Since making my first trip to Cuba in May 2000 and now 30 visits later, people often ask if Cuba has changed. For many years, I couldn’t say that Cuba was markedly changing, but the view now is clear. Cuba is changing within.
On the outside, the old autos are in even better condition and increasingly serving visitors as taxis. The four main plazas in Old Havana are almost completely restored and the pre-Revolution swank of Obispo Street shows in the return of chic clothing stores.
Well-appointed “Paladares” (private restaurants) are opening daily with trained employees whom they steal from longstanding government restaurants. These window-dressing changes point to a positive Cuban energy and hope that is driving Cuba’s recent moves to private enterprise. Meanwhile, the enthusiastic street response to recent changes in U.S. and Cuban diplomatic relations further highlights the historical cultural affinity between our two countries.
During the visit of the Ernest Hemingway Foundation of Oak Park in November 2000, Cuba was still feeling the disruptive impact of the “Special Period” in the early 1990s after the Soviet Union dissolved and their props to the Cuban economy disappeared overnight. The infrastructure crumbled, electrical blackouts were common, hitchhiking was the norm, luxuries like toilet paper were almost non-existent and the dwindling monthly government ration of basic foods was needed by all families. Imported goods were scarce even on the black market and outrageously expensive for a state-employed population earning roughly $24 per month.
During this period, the use of the U.S. dollar was legalized, leading to a dual economy with the local Cuban peso. Experiments in private businesses were started and later stopped under a pall of corruption. Free speech was allowed but often curtailed when dissidents and gays were imprisoned. A repressive atmosphere hung over the people, especially under the eye of neighborhood Committees for the Defense of the Revolution.
Fidel’s name was not spoken in public, but he was referred to by stroking your face, as in stroking a beard. Tourism was reluctantly encouraged for the hard currency it brought in. Workers employed in tourist support activities or through the financial support of Miami relatives had access to the hard currency needed to buy everyday items like toothbrushes and razors which could only be purchased in dollar-only stores.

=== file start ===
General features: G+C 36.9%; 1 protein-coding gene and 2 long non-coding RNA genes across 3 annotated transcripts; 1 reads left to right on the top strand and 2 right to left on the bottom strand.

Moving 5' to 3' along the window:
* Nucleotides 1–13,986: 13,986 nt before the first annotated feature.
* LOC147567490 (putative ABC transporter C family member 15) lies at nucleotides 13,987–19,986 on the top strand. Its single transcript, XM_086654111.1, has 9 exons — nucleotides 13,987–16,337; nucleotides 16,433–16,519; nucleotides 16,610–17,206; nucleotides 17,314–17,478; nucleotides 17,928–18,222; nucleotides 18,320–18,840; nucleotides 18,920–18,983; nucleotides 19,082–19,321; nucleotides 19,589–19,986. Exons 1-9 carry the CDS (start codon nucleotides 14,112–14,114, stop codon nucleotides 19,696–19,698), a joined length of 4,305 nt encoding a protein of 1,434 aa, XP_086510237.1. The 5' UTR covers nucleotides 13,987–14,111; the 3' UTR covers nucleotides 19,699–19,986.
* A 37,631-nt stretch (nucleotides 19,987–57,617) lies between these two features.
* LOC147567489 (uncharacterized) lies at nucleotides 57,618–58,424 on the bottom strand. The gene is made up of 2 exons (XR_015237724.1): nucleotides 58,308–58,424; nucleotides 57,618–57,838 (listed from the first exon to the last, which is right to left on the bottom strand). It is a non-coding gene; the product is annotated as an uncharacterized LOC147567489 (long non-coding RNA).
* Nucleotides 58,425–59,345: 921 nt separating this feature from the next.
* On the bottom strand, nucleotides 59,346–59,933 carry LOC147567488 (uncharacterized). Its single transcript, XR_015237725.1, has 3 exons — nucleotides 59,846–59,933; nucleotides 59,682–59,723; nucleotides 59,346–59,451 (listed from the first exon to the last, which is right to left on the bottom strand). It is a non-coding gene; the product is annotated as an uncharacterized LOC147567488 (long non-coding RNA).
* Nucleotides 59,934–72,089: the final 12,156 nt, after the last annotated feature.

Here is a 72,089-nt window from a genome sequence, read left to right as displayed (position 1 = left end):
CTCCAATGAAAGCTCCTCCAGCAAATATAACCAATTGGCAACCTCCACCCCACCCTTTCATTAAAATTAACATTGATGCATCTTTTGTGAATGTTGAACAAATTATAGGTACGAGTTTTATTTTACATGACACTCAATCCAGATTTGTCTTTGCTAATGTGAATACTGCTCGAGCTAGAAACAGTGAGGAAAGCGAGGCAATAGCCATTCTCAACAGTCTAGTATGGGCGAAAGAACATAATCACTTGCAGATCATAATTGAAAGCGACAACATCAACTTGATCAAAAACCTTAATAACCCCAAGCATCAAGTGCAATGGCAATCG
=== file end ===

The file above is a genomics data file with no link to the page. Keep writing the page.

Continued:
In December 2010, a Havana economist disclosed to a visiting Chicago Bar Association group, which I led, that the government would soon begin dismantling communism and actively start encouraging personal business initiatives in order to rebuild the economy and pay its debts. In 2011, the Communist Party voted yes to this change and hope was rekindled in the people. This has been further intensified by an influx of telephones/electronic items, expanded family and personal travel, an increasing amount of imported foods and goods and the renewal of positive relations with the United States.
Many of the young people I know are now hopeful that they can build a life and achieve their dreams within Cuba. And they want to keep their free community-wide medical care and education while pursuing personal growth and livelihood in a market-driven economy.
Although U.S. citizens visiting Cuba are restricted to non-tourist-oriented activities, I feel that it has been a blessing for both the U.S. and Cuba. Through regulated “people-to-people travel” (still the easiest way to visit Cuba), we’ve remained in personal contact with Cuban citizens despite the active antagonism of our past governments.
Canadians are the #1 visitor to Cuba but basically fly into and stay solely within all-inclusive resorts. Europeans travel freely but end up congregating in tourist spots. Thankfully, we’ve been asked to forgo the beaches for the time being to meet, dine and interact with the Cuban people. We’re continuing a cultural exchange that began in earnest in the 19th century with expanded immigration and idea exchanges.
Although a Spanish colony, Cuba in the last two centuries has looked to their close neighbor for leadership into a modern world, not just in technology but also luxury goods, fashions and cultural values. And the U.S. in turn has been fascinated with Cuba and how it has creatively individualized its diverse cultural influences. At the end of the Spanish-American War, the U.S. inserted itself over Cuba as a colonial-style business owner.
Cuba has had to learn how to live independently since the “Special Period,” and the U.S. estrangement. The changes discussed above point to a more self-assertive Cuba and a more respectful United States. These two partners can grow a relationship that remains intriguing while directly benefitting both countries.
Scott Schwar served 11 years as volunteer chairman for the Ernest Hemingway Foundation of Oak Park and four years as executive director. He initiated sending archival supplies to the Hemingway Museum at Finca Vigia in Cuba during the 1990s and made his first trip to Cuba in May 2000. He has also led Hemingway-themed tours to Michigan, Key West, France, Spain and Cuba. He is a partner in the Committee on Illinois (dba Cuba Tour 4 U) which was licensed by the U. S. Department of Treasury to legally bring People to People educational travel groups to Cuba.